Tom Hayden, a 1960s radical who was in the vanguard of the movement to stop the Vietnam War and became one of the nation’s best-known champions of liberal causes, has died in Santa Monica after a lengthy illness. He was 76.
Hayden vaulted into national politics in 1962 as lead author of a student manifesto that became the ideological foundation for demonstrations against the war.
President Nixon’s Justice Department prosecuted Hayden in the raucous “Chicago 7” trial following the violent clashes with police at the 1968 Democratic National Convention.
Hayden later married actress Jane Fonda, and the celebrity couple traveled the nation denouncing the war before forming a California political organization that backed scores of liberal candidates and ballot measures in the 1970s and ’80s, most notably Proposition 65, the anti-toxics measure that requires signs in gas stations, bars and grocery stores that warn of cancer-causing chemicals.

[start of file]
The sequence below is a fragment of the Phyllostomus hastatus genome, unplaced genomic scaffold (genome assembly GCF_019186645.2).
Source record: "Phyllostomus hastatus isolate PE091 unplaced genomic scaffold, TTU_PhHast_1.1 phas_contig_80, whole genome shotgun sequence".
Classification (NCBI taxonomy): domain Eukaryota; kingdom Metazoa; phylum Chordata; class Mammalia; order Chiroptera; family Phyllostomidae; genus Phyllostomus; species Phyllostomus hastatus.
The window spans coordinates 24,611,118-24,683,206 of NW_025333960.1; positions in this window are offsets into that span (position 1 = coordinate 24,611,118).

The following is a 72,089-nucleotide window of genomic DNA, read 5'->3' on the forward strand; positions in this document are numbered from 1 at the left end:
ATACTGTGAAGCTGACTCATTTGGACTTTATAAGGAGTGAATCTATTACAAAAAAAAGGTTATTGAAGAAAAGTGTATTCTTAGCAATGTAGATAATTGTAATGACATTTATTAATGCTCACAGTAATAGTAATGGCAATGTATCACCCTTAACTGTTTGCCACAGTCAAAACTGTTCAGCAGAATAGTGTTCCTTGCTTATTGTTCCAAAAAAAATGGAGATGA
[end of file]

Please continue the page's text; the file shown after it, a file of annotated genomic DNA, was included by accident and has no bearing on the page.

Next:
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A political giant and dear friend has passed. Tom Hayden fought harder for what he believed than just about anyone I have known. RIP, Tom.
— Eric Garcetti (@ericgarcetti) October 24, 2016